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dc.contributor.authorCochran, Travisen_US
dc.date.accessioned2017-04-04T19:50:14Z
dc.date.available2017-04-04T19:50:14Z
dc.date.issued2011-12-06en_US
dc.identifier.otheretd-12132011-135151en_US
dc.identifier.urihttp://hdl.handle.net/10919/76909
dc.description.abstractPower consumption and battery life are of critical importance for medical implant devices. For this reason, devices for Wireless Body Area Network (WBAN) applications must consume very little power. To save power, it is desirable to turn off or put to sleep a device when not in use. However, a transceiver, which is the most power hungry block of a wireless sensor node, needs to listen for the incoming signal continuously. An alternative scheme, is to listen for the incoming signal at a predetermined internal, which saves power at the cost of increased latency. Another and more sophisticated scheme is to provide a wake-up receiver, which listens for the incoming signal continuously, and upon detection of an incoming signal, it wakes the primary transceiver up. A wake-up receiver is typically simple and dissipates little power to make the scheme useful. This thesis proposes a low-power wake-up receiver, which listens for a wake-up signal, identifies the target node, and wakes up the primary receiver only when that specific node is called upon. When a wake up signal is transmitted to all of the nodes on a network, our wake-up receiver allows all the nodes on a network except the targeted node to remain asleep to save power. Several wake-up receiver topologies have been proposed. This work uses a passive Cockcroft-Walton multiplier circuit as an RF envelope detector followed by a simple detector circuit. A novel serial code detector is then used to decode the pulse width modulated input signal to wake-up the designated node. A passive RF front end and simple decoding circuit reduce power consumption substantially at the cost of low sensitivity. The sensitivity of the wake-up receiver can be improved though the addition of an RF amplifier, but at the cost of increased power consumption.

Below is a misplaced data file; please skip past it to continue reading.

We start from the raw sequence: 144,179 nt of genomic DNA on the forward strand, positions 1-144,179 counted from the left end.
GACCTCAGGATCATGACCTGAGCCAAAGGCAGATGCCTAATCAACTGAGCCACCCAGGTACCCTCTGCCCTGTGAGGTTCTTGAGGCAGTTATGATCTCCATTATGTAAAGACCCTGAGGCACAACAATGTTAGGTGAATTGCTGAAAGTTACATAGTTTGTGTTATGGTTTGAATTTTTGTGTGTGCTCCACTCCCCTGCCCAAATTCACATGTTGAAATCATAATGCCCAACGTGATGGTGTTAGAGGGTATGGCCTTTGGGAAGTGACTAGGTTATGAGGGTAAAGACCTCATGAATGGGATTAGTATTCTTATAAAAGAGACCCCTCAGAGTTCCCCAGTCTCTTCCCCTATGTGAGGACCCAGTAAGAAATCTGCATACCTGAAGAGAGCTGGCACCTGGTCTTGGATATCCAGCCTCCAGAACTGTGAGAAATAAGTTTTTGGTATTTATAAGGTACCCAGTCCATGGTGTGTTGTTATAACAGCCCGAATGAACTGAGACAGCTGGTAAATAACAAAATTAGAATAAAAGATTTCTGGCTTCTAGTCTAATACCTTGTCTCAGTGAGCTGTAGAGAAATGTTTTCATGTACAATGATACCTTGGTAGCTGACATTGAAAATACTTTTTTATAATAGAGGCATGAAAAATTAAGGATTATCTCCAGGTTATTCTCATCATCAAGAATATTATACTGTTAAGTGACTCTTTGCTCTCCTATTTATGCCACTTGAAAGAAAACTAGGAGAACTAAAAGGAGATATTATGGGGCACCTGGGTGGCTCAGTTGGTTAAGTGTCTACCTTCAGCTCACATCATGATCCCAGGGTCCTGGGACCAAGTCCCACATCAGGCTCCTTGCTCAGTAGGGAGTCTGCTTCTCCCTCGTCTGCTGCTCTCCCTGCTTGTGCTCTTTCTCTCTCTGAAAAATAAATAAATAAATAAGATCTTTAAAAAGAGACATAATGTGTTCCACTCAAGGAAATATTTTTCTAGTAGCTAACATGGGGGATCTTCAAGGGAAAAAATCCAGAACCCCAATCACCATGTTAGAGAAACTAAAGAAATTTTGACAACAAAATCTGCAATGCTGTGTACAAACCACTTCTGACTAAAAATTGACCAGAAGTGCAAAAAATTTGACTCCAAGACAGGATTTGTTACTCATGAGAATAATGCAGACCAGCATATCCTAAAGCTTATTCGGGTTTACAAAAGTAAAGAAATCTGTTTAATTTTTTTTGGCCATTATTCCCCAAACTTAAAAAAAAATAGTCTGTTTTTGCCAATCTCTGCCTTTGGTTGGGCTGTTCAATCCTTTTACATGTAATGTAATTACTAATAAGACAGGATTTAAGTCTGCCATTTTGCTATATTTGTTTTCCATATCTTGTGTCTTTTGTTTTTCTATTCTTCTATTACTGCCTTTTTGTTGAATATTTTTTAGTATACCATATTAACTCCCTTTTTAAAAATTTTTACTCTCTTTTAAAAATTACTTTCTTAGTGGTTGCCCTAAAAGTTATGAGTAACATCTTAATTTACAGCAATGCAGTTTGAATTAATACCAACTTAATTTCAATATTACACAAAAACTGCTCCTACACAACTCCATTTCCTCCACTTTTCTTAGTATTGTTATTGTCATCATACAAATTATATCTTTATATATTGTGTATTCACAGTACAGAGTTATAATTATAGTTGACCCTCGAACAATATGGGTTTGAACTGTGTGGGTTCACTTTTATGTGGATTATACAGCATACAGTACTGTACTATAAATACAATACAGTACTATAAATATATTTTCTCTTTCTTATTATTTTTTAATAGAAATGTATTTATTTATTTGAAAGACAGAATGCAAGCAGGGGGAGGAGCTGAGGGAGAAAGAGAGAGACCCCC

dc.language.isoen_USen_US
dc.publisherVirginia Techen_US
dc.rightsI hereby certify that, if appropriate, I have obtained and attached hereto a written permission statement from the owner(s) of each third party copyrighted matter to be included in my thesis, dissertation, or project report, allowing distribution as specified below. I certify that the version I submitted is the same as that approved by my advisory committee. I hereby grant to Virginia Tech or its agents the non-exclusive license to archive and make accessible, under the conditions specified below, my thesis, dissertation, or project report in whole or in part in all forms of media, now or hereafter known. I retain all other ownership rights to the copyright of the thesis, dissertation or project report. I also retain the right to use in future works (such as articles or books) all or part of this thesis, dissertation, or project report.en_US
dc.subjectserial code detectoren_US
dc.subjectwireless sensor networken_US
dc.subjectultra-low poweren_US
dc.subjectwake-up receiveren_US
dc.titleUltra Low Power Wake-up Receiver with Unique Node Addressing for Wireless Sensor Nodesen_US
dc.typeThesisen_US
dc.contributor.departmentElectrical and Computer Engineeringen_US
dc.description.degreeMaster of Scienceen_US
thesis.degree.nameMaster of Scienceen_US
thesis.degree.levelmastersen_US
thesis.degree.grantorVirginia Polytechnic Institute and State Universityen_US
thesis.degree.disciplineElectrical Engineeringen_US
dc.contributor.committeechairHa, Dong Samen_US
dc.contributor.committeememberSchaumont, Patrick Roberten_US
dc.contributor.committeememberYang, Yalingen_US
dc.type.dcmitypeTexten_US
dc.identifier.sourceurlhttp://scholar.lib.vt.edu/theses/available/etd-12132011-135151/en_US
dc.date.sdate2011-12-13en_US
dc.date.rdate2016-09-27
dc.date.adate2012-02-10en_US


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